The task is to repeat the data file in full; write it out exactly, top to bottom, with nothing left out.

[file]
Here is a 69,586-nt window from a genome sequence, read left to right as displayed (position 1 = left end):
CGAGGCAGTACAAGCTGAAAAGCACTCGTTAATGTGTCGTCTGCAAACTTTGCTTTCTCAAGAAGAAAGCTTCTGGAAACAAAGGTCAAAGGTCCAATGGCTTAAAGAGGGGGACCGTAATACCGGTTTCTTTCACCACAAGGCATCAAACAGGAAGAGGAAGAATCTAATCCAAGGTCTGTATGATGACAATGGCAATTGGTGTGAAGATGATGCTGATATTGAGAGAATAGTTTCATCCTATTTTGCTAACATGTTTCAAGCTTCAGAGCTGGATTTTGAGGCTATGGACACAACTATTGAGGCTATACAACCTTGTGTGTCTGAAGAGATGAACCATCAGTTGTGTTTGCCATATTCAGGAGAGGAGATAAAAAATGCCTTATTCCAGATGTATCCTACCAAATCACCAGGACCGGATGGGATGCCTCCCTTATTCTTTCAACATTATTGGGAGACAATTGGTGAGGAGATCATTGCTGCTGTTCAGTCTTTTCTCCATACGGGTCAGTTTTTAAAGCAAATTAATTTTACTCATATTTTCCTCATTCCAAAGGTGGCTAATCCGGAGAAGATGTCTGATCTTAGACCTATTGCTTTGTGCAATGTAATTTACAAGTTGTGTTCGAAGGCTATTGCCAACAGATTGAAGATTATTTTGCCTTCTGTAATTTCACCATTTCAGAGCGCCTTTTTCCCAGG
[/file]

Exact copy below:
Here is a 69,586-nt window from a genome sequence, read left to right as displayed (position 1 = left end):
CGAGGCAGTACAAGCTGAAAAGCACTCGTTAATGTGTCGTCTGCAAACTTTGCTTTCTCAAGAAGAAAGCTTCTGGAAACAAAGGTCAAAGGTCCAATGGCTTAAAGAGGGGGACCGTAATACCGGTTTCTTTCACCACAAGGCATCAAACAGGAAGAGGAAGAATCTAATCCAAGGTCTGTATGATGACAATGGCAATTGGTGTGAAGATGATGCTGATATTGAGAGAATAGTTTCATCCTATTTTGCTAACATGTTTCAAGCTTCAGAGCTGGATTTTGAGGCTATGGACACAACTATTGAGGCTATACAACCTTGTGTGTCTGAAGAGATGAACCATCAGTTGTGTTTGCCATATTCAGGAGAGGAGATAAAAAATGCCTTATTCCAGATGTATCCTACCAAATCACCAGGACCGGATGGGATGCCTCCCTTATTCTTTCAACATTATTGGGAGACAATTGGTGAGGAGATCATTGCTGCTGTTCAGTCTTTTCTCCATACGGGTCAGTTTTTAAAGCAAATTAATTTTACTCATATTTTCCTCATTCCAAAGGTGGCTAATCCGGAGAAGATGTCTGATCTTAGACCTATTGCTTTGTGCAATGTAATTTACAAGTTGTGTTCGAAGGCTATTGCCAACAGATTGAAGATTATTTTGCCTTCTGTAATTTCACCATTTCAGAGCGCCTTTTTCCCAGG